There’s been a lot of interest around BYOC (Bring Your Own Carrier) in the unified communications industry lately. The reasons why an enterprise may choose to go with a BYOC model are varied, and there are many aspects to consider before deciding if BYOC is the correct approach as part an overall strategy of moving communications to the cloud.
What Does BYOC Mean for Enterprises?
The idea behind BYOC is for enterprises to supply their own PSTN access to their chosen unified communications platform by plumbing in the carrier(s) of their choice. Historically, on-premises telephony solutions almost exclusively required enterprises to contract with one or more carriers to provide access to the PSTN. Modern day cloud based UCaaS solutions changed that model, and would typically include the PSTN access with their offerings.
Aside from convenience, enterprises could benefit from the wholesale rates that UCaaS providers would receive from underlying carriers. That, coupled with reduced complexity requiring less in-house IT expertise, would lead to significant cost savings, especially for small to medium enterprises.
For larger, global enterprises, Fuze’s global network interconnected with over 50 carriers across 6 continents also offers significant benefits around cost savings and complexity by allowing our customers to not only eliminate multiple PBX and UC vendors, but also consolidate all their PSTN connectivity with a single vendor. Meanwhile, all communications between their global locations remain on Fuze’s private, global network securely providing the highest quality of service.
As more enterprises contemplate moving their communications services to the cloud, they may encounter a number of barriers where a BYOC approach can help. For example, an enterprise may find themselves in the middle of multi-year contracts with their carriers that would be cost prohibitive to break. In other cases, enterprises may have locations in some regions where there is a need to serve the local population and capabilities of origination or termination services may be limited by cloud UC vendors due to highly restrictive regulatory regimes or protectionist regional carrier practices.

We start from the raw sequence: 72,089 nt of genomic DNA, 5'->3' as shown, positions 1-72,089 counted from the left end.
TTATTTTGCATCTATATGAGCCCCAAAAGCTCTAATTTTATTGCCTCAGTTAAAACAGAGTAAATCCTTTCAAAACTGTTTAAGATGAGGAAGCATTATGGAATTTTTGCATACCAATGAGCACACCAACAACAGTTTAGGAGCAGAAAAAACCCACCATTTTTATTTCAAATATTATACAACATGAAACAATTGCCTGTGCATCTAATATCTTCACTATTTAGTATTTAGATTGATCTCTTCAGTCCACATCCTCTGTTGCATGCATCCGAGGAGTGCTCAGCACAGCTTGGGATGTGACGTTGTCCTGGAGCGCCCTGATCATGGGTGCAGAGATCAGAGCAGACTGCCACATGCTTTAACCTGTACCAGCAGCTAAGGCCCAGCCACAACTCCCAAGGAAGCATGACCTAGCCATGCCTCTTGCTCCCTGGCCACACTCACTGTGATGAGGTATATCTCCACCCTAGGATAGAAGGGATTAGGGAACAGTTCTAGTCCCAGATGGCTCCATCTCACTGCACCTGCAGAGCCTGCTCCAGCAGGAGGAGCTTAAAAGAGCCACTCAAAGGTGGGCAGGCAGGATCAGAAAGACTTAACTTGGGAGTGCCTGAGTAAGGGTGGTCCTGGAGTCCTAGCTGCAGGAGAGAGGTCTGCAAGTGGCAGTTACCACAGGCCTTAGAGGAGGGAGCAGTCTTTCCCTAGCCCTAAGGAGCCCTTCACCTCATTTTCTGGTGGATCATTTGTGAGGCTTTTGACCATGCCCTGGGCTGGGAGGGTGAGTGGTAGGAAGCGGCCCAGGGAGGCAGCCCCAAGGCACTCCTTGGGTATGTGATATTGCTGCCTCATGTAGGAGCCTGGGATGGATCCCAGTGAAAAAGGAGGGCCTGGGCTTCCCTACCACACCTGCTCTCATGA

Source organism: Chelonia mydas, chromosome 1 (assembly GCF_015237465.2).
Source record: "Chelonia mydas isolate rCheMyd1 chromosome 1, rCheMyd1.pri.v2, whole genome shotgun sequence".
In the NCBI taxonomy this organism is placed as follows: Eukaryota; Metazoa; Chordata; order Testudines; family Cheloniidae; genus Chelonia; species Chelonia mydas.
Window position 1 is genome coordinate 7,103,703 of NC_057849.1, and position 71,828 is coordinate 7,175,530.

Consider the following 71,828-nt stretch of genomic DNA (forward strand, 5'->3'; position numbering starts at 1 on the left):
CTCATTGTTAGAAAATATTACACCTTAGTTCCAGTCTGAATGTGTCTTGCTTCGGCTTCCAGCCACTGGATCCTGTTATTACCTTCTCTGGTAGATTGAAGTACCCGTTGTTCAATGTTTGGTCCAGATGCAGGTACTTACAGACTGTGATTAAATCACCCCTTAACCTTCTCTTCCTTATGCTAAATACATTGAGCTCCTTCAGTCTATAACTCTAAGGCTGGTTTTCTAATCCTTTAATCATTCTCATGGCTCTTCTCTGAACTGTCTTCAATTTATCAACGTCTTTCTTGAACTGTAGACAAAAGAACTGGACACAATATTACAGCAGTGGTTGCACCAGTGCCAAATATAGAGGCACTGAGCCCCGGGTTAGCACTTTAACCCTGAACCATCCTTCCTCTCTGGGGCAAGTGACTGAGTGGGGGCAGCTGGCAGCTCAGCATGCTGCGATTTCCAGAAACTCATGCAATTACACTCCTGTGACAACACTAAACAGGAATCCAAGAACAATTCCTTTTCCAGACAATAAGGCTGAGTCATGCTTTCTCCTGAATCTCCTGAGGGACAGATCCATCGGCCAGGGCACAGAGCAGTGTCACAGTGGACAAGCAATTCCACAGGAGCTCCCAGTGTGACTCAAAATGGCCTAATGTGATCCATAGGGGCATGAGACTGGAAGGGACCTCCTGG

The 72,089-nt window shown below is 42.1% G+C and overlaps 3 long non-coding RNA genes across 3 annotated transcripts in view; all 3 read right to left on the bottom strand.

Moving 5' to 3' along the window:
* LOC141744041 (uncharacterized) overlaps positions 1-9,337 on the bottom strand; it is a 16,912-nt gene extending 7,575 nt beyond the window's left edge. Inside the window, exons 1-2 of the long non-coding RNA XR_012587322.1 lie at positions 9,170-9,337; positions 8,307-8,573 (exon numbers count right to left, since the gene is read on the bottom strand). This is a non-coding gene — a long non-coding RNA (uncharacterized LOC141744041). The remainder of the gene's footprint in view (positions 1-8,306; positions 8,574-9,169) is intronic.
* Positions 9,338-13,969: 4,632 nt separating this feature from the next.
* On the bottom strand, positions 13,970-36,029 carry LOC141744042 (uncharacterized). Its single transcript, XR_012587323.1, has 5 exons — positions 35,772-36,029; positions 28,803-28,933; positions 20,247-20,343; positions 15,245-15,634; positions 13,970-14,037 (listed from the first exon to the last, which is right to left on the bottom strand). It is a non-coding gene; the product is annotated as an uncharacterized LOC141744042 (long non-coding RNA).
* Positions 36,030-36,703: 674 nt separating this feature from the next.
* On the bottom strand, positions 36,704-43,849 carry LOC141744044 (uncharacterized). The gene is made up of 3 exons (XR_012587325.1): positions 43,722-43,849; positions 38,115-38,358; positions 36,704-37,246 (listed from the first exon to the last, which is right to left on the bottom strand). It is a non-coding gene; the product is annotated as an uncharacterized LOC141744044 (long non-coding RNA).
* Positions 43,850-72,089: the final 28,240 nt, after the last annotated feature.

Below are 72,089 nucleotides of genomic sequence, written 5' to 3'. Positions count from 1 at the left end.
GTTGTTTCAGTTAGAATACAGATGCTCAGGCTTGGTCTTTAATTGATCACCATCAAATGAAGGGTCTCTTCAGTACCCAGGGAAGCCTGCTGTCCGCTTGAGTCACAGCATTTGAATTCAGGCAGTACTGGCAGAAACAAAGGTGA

Many large, geographically dispersed enterprises are facing a multi-year, phased approach as they plan their shift to the cloud. This is yet another reason why a BYOC solution may offer some additional flexibility. It can allow IT organizations to manage cut-overs from legacy systems to a cloud platform in a piecemeal fashion, while at the same time allowing them to rollback relatively easily should something go wrong.
At Fuze, we understand that voice continues to underpin the most business critical communications. Fuze goes to great lengths to provide our customers with the highest quality experience for all of their users around the world. However, another reason why Fuze is the trusted communications partner to so many large enterprises is due to the flexible connectivity options we offer— from over the top to dedicated connectivity to SD-WAN. We work very closely with our customers to find the solution that is right for them.
It is no different when it comes to PSTN access. Fuze customers can choose to leverage Fuze’s 50+ carrier partners around the world, or customers can provide their own PSTN access by interconnecting their existing carriers into the Fuze cloud through one of our many regional PoPs around the globe. Customers can also choose to do some combination of the two— utilizing BYOC in some markets and leveraging Fuze for others, perhaps even via an intermediate enterprise SBCs managed by the customer, in order to support private calling between the Fuze platform and sites that have yet to migrate to the cloud. Overall, BYOC offers enterprises the flexibility they need to get the most out of their unified communications solution and seamlessly place calls from around the world. Check out our diverse selection of Fuze plans to bring BYOC benefits to your organization today.